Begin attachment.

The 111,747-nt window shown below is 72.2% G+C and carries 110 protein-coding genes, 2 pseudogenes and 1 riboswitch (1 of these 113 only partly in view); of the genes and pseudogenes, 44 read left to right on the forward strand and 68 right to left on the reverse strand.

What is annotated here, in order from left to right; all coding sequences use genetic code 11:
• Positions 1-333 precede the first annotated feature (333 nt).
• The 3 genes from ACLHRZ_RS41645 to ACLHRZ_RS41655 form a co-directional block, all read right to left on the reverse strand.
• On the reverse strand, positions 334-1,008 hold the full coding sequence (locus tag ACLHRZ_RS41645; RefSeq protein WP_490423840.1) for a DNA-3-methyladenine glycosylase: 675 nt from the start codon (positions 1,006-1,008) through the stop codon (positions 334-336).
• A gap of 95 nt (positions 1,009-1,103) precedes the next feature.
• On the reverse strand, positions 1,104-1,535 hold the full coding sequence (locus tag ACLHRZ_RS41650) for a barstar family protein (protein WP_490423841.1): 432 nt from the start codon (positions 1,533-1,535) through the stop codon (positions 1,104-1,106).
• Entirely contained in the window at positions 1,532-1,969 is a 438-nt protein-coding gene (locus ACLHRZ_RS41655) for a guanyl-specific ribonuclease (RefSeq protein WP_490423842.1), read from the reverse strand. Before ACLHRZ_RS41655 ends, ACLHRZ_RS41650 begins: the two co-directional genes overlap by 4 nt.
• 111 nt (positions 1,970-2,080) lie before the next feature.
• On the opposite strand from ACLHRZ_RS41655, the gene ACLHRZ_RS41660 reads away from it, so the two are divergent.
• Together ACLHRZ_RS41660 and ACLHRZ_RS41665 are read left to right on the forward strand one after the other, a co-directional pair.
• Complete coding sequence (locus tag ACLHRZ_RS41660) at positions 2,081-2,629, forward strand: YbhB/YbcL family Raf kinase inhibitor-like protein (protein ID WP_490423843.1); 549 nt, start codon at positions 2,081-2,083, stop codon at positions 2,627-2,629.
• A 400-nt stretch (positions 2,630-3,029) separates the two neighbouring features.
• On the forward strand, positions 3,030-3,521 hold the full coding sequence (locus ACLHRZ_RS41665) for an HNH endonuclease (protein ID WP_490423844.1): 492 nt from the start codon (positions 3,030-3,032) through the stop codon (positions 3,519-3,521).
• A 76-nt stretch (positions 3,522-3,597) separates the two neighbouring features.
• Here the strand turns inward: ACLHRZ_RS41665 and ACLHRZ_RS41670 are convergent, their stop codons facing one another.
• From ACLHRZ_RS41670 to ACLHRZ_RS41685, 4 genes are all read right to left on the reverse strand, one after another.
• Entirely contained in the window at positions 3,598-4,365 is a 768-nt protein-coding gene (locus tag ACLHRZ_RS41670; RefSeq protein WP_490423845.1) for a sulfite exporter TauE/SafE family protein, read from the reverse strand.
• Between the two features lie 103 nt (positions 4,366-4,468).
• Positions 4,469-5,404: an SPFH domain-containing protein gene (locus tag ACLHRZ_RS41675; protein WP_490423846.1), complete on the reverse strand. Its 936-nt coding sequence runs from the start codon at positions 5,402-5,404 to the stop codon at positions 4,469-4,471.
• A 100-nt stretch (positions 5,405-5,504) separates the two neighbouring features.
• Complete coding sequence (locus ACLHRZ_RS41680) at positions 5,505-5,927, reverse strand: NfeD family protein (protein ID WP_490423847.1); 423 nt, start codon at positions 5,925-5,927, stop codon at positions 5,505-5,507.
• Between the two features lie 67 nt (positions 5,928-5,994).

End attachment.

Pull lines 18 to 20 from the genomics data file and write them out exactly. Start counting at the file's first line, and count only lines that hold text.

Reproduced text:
• Entirely contained in the window at positions 3,598-4,365 is a 768-nt protein-coding gene (locus tag ACLHRZ_RS41670; RefSeq protein WP_490423845.1) for a sulfite exporter TauE/SafE family protein, read from the reverse strand.
• Between the two features lie 103 nt (positions 4,366-4,468).
• Positions 4,469-5,404: an SPFH domain-containing protein gene (locus tag ACLHRZ_RS41675; protein WP_490423846.1), complete on the reverse strand. Its 936-nt coding sequence runs from the start codon at positions 5,402-5,404 to the stop codon at positions 4,469-4,471.